SAN FRANCISCO--User Interface firm Rightware, has appointed former Nokia vice president of N-Series, Jonas Geust, as CEO of the company effective Jan. 1.
Rightware, maker of the 3D UI platform for Audi, Qualcomm, Wikipad and Volvo, replaced the founder and current CEO, Tero Sarkkinen, moving him to a new role as president of U.S. operations.
Geust has been a member of the board of directors at Rightware since 2010. Previously, he spent over 15 years at Nokia, where he held a number of different roles, including his last, which was vice president of Nokia N-series smartphones.
Working out of Rightware’s headquarters in Finland, the firm said Geust would focus on scaling the company’s operations and engineering.
"This next phase of growth for the company expands on our vision of future of mobile computing and requires expansion of the companies footprint, especially in Silicon Valley and Asia," Geust told EE Times.
This is the first of a series of management changes and restructuring initiatives for Rightware, which also announced the appointment of Jussi Tammi to vice president of finance and Jari Selin as director of product development. Prior to joining Rightware, Selin served as Senior Engineering Manager at Nokia.
Rightware is currently on the second generation of its Kanzi UI development platform aimed at in-dash car infotainment system, with design wins at Audi and other leading car manufacturers.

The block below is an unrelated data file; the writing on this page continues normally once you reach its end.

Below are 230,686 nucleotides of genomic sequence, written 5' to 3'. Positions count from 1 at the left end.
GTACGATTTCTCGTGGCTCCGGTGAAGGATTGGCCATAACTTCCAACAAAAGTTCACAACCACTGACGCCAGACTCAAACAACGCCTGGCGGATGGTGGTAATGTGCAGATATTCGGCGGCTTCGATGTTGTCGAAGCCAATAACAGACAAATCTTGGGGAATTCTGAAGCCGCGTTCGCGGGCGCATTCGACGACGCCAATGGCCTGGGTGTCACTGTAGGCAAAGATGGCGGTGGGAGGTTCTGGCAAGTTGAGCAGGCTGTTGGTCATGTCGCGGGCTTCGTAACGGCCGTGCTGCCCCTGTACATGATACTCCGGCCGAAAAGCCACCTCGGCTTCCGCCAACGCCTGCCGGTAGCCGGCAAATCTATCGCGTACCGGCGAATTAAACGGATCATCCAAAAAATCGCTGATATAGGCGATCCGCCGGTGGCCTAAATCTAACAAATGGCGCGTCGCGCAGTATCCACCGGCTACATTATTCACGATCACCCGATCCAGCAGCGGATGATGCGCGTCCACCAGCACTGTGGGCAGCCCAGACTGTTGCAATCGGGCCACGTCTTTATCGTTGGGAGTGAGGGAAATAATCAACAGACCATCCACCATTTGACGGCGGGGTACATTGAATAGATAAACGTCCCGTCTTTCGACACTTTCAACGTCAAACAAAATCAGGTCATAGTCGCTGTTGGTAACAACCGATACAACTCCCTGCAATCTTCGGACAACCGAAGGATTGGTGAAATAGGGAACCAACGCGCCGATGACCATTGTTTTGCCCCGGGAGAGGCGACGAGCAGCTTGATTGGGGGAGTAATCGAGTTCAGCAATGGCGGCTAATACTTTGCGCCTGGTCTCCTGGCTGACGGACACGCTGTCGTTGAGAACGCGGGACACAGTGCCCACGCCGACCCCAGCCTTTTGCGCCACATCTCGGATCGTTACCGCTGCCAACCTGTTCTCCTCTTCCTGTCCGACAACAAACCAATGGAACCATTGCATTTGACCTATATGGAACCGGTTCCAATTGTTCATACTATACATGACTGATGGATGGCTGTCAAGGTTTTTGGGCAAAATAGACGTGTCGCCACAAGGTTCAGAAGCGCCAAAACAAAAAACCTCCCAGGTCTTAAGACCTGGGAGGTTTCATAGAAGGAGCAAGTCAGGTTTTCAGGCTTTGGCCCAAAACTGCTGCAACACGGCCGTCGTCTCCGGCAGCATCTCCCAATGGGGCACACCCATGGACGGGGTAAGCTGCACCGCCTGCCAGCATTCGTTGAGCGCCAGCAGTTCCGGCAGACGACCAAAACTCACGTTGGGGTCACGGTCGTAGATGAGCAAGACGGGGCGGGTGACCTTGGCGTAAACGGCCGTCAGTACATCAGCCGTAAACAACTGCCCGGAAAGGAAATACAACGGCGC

The firm said it was looking to “expand aggressively” into new and emerging markets including, entertainment, mobile tablet, smart TVs and other embedded verticals.
Geust said he believed the future of mobile computing lay in the ability to embed integrated 2-D and 3-D experiences into any touch screen. He said this presented a challenge for the next generation of developers and designers who wanted to deliver “a consistent and sophisticated user experience” on any platform. Rightware, he said, was committed to making the transition smoother. “From the car dashboard to the tablet to mobile gaming, we can help companies drive a new level of user interface anywhere."
Geust noted that the consumer demand for 3-D already existed. “You can see it in Hollywood movies, and the ability to interact with any touchscreen is inherent UI for a whole generation of consumers,” he said, adding that it was time applications caught up to the trend and delivered the experience consumers had come to expect.
David Patterson, known for his pioneering research that led to RAID, clusters and more, is part of a team at UC Berkeley that recently made its RISC-V processor architecture an open source hardware offering. We talk with Patterson and one of his colleagues behind the effort about the opportunities they see, what new kinds of designs they hope to enable and what it means for today’s commercial processor giants such as Intel, ARM and Imagination Technologies.